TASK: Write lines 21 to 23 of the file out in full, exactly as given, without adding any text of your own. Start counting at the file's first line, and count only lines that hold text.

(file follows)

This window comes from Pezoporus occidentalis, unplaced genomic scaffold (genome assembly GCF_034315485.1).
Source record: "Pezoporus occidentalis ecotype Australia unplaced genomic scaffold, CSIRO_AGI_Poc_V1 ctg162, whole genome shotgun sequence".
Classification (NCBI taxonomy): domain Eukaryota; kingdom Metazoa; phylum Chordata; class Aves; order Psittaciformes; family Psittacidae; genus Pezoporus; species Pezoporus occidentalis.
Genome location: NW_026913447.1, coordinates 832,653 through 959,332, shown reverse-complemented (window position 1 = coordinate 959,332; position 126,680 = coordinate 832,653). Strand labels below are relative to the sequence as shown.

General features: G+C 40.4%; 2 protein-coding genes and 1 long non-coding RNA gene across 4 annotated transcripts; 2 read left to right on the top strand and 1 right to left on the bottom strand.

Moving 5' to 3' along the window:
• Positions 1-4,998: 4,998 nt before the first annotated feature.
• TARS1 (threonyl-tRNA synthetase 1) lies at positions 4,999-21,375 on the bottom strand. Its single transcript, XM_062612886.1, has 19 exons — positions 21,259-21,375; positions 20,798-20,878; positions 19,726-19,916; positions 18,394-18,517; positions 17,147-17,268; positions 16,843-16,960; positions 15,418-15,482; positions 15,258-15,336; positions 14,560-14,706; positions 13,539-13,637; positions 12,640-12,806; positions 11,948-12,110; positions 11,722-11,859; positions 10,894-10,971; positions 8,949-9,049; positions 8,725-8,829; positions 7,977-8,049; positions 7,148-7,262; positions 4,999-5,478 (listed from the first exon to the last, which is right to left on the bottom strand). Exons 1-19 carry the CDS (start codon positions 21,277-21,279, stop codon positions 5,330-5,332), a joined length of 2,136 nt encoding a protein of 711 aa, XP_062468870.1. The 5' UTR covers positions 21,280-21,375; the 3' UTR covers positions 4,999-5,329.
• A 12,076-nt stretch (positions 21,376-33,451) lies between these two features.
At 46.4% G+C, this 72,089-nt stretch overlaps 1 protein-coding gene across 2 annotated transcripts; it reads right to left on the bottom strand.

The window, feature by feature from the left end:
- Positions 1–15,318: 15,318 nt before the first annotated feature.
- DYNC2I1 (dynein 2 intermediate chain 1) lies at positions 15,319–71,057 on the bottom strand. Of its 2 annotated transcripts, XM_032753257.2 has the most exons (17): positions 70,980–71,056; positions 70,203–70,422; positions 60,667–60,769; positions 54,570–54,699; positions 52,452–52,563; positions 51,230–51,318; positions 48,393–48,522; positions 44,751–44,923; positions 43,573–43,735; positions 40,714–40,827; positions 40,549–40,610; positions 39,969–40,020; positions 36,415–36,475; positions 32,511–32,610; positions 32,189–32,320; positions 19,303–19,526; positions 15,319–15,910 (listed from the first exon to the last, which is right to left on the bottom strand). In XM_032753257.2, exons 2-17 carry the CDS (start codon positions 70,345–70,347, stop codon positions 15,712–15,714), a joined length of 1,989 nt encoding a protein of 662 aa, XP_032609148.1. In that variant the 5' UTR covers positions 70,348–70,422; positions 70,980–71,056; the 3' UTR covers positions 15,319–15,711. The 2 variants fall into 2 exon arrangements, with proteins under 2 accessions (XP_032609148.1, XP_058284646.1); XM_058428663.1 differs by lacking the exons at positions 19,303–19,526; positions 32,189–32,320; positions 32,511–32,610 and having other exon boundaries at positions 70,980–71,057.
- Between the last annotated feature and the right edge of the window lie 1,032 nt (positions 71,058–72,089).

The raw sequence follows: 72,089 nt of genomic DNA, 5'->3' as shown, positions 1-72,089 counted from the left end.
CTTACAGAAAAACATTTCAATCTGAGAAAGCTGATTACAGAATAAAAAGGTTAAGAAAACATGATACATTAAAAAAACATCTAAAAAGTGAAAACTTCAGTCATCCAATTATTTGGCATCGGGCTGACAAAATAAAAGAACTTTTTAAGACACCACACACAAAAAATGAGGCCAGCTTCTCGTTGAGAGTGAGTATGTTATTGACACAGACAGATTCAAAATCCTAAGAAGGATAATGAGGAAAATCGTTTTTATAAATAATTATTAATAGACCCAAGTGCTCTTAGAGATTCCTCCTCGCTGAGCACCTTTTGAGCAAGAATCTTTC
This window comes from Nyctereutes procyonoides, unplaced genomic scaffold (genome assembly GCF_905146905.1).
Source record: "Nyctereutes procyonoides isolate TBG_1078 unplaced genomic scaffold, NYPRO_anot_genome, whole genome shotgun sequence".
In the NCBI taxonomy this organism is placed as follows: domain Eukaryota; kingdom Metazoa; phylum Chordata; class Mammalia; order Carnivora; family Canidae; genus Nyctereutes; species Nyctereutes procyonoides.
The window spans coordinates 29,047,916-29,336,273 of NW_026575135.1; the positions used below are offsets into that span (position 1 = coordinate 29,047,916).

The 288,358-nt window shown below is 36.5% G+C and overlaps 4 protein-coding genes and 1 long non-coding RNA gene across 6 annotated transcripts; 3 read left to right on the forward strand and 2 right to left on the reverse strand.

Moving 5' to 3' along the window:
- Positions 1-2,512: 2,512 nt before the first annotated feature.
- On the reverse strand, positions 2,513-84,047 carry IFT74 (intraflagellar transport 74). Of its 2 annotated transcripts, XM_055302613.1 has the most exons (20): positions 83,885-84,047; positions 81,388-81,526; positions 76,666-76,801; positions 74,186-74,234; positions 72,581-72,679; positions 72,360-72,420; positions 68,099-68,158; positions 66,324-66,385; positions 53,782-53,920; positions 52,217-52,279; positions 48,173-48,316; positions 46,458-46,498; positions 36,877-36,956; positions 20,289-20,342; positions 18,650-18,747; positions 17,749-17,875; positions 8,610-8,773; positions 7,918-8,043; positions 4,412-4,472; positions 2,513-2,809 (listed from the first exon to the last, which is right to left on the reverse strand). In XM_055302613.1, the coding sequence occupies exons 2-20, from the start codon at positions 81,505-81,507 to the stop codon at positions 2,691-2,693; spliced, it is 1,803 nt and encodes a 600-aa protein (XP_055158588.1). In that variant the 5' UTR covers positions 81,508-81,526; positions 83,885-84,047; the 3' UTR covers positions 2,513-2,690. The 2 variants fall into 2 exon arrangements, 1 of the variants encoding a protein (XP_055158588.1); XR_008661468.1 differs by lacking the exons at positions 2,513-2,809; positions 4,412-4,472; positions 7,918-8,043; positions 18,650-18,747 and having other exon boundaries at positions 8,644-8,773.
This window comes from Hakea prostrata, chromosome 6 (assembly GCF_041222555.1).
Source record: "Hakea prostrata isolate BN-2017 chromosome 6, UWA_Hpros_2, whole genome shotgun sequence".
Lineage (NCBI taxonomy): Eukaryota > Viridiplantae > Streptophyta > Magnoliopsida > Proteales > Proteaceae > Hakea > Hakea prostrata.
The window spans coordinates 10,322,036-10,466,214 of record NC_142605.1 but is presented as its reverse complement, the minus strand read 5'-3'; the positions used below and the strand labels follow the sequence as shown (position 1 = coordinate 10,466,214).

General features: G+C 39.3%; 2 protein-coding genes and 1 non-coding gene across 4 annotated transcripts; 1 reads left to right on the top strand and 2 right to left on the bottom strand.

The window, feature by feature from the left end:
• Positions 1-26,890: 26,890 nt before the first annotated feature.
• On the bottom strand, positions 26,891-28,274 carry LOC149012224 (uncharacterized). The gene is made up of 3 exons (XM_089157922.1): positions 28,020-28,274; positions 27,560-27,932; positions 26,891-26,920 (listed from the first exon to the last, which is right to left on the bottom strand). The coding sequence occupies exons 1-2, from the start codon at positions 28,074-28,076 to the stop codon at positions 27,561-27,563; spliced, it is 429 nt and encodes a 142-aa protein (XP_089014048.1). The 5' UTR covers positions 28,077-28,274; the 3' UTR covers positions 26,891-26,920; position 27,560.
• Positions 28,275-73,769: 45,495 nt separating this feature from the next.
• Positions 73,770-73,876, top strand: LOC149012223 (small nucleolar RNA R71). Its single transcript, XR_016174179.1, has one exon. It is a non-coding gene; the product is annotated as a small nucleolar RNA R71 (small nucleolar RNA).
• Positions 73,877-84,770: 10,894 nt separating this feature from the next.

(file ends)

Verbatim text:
The 288,358-nt window shown below is 36.5% G+C and overlaps 4 protein-coding genes and 1 long non-coding RNA gene across 6 annotated transcripts; 3 read left to right on the forward strand and 2 right to left on the reverse strand.

Moving 5' to 3' along the window:
- Positions 1-2,512: 2,512 nt before the first annotated feature.